International trade in Japan is one area which would be easy to assign as a disjuncture, as with many other previous systems. Before the war, during the Great Depression, Japan had poured effort into the construction of the Yen Bloc, in an attempt to provide for a closed economy of imports and exports to sustain the Japanese trading system during a time of great stress and internal misery. In this zeitgeist, and following the teachings of people such as general Ugaki Kazushige, Japan had conquered Manchuria (with valuable farmland and strategic resources) and embarked upon a campaign of conquest into China (for its iron and coal), and when the resources for this became inaccessible upon the international market, war had been the chosen path to take needed oil, rice, rubber, and other valuable resources from the European colonies of South-East Asia. Post-war, Japan was reduced to only its own territory, and by necessity it was henceforth obligated to rely upon the international market. Thus, seemingly a clear case of change brought about by the war.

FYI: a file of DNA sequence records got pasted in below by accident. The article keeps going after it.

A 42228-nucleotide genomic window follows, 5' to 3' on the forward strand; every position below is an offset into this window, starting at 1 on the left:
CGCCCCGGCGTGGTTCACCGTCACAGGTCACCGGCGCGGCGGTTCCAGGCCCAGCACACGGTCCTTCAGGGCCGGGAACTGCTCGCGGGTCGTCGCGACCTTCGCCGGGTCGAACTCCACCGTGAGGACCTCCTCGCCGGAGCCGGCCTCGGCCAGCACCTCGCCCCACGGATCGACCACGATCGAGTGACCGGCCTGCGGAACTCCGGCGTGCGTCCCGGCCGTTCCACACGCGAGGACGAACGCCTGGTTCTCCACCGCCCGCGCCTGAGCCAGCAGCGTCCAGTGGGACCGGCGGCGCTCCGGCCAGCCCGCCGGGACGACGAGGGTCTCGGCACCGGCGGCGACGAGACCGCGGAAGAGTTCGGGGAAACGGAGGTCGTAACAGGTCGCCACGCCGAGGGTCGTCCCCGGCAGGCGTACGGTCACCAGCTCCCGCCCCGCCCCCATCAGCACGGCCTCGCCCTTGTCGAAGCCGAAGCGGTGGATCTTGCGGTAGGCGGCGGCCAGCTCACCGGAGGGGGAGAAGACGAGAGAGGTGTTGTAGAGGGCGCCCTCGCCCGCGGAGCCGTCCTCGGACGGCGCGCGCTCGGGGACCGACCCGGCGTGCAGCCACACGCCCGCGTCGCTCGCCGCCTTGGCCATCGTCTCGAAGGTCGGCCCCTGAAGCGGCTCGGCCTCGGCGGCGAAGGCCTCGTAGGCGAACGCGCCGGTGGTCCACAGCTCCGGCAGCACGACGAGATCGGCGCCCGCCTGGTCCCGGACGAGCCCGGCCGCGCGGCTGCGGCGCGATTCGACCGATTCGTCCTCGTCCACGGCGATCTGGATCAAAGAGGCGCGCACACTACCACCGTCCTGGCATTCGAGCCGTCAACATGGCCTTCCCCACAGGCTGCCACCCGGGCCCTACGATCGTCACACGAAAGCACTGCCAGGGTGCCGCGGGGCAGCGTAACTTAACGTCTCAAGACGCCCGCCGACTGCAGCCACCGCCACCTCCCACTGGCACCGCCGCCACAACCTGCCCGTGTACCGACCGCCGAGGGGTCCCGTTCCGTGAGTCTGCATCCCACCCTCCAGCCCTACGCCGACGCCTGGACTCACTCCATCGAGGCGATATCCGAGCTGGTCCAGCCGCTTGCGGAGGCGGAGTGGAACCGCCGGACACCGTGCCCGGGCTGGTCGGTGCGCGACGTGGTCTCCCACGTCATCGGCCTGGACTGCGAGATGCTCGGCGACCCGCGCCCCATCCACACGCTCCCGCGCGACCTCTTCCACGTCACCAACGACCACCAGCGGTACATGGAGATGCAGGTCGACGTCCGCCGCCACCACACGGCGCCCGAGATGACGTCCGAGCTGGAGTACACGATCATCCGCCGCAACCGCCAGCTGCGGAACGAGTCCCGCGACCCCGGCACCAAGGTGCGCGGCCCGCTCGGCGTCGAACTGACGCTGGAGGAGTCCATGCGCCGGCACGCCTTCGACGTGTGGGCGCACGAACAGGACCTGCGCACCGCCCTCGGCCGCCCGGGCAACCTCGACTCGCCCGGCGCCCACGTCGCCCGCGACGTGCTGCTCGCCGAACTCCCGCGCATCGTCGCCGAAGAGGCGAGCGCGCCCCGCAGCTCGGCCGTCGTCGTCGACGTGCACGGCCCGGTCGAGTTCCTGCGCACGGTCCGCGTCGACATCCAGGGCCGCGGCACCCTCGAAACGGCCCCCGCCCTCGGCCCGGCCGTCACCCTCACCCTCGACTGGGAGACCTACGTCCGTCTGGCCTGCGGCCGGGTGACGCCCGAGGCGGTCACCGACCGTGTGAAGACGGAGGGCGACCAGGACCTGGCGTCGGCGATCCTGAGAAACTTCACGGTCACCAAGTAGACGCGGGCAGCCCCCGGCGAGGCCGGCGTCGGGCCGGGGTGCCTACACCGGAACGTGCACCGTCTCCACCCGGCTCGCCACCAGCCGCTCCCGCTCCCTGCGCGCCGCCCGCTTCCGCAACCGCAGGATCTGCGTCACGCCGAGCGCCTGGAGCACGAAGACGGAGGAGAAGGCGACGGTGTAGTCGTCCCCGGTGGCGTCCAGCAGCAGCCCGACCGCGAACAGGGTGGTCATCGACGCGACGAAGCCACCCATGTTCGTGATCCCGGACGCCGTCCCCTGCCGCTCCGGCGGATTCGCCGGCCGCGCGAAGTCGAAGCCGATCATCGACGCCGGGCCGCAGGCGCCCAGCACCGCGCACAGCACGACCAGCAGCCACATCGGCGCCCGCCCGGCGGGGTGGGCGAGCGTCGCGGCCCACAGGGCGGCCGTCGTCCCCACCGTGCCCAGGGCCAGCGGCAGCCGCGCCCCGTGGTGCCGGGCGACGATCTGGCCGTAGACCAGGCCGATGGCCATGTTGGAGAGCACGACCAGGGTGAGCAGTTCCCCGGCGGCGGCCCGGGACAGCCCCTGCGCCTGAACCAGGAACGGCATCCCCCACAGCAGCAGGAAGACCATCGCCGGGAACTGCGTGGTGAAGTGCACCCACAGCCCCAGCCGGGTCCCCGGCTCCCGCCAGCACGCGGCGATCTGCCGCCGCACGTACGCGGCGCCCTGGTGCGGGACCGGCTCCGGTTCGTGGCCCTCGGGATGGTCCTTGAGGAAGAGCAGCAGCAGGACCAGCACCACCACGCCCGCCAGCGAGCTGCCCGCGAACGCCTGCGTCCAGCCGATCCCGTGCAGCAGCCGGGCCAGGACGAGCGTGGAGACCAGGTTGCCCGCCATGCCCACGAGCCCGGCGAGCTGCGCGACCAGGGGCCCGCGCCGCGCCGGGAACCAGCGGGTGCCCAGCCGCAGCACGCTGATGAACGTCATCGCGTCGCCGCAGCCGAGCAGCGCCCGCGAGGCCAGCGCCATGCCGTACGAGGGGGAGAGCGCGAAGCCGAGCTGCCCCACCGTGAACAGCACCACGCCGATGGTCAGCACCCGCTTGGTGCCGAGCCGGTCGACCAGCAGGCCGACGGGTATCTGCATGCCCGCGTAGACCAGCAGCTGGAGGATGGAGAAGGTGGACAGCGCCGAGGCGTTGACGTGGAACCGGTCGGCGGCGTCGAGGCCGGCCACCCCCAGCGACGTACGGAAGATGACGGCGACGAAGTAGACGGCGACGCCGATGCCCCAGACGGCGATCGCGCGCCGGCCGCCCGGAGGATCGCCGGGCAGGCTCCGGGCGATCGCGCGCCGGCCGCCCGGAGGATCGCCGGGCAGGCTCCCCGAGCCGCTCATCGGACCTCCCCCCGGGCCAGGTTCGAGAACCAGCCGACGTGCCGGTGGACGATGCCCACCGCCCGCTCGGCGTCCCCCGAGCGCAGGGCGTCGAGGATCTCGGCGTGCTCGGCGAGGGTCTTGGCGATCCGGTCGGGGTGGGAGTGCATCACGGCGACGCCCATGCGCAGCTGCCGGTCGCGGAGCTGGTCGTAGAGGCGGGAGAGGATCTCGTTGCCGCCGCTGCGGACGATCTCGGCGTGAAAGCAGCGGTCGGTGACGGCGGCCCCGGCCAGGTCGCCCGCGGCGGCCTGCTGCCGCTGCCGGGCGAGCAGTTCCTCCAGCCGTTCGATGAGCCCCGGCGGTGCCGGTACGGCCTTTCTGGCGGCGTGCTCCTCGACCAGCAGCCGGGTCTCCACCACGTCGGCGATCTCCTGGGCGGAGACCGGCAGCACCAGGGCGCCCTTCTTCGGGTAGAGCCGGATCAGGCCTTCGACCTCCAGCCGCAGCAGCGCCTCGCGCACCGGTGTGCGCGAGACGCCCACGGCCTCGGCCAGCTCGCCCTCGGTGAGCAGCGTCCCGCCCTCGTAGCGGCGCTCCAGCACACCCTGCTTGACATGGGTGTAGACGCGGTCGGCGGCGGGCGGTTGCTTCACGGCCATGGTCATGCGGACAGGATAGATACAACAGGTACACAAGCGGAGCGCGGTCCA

The situation is of course, not so simple. Japan was neither purely ideologically committed to a closed economy before the war, nor was unity total concerning a laissez-faire intercourse with the world afterwards. During the 1930s, despite the closed market and trading bloc position taken by Japanese bureaucrats, Japanese exports had mimicked their post-war developments, with a branching out from simple textiles to bicycles, to toys, to simple machinery, to tires. This was not dissimilar to the post-war Japanese economy which enjoyed such success in these sectors. In the 1920s, Japanese businessmen had supported liberal leaders in the interests of pursuing a conciliatory policy towards China and one of general peace internationally, which would enable free trade and the export of their products - such a policy being actually carried out by Japanese foreign minister Kijuro Shidehara. As noted by Ishibashi Tanzan, a liberal business journalist: “To sum it up, as I see it, Greater Japanism fails to advance our economic interests, and in addition we have no hope [of sustaining] this policy in the future. To persist in this policy and thereby throw away the profits and preeminent position that can be obtained from the very nature of things and, for its sake, to make even greater sacrifices; that is decidedly not a step our people should take.”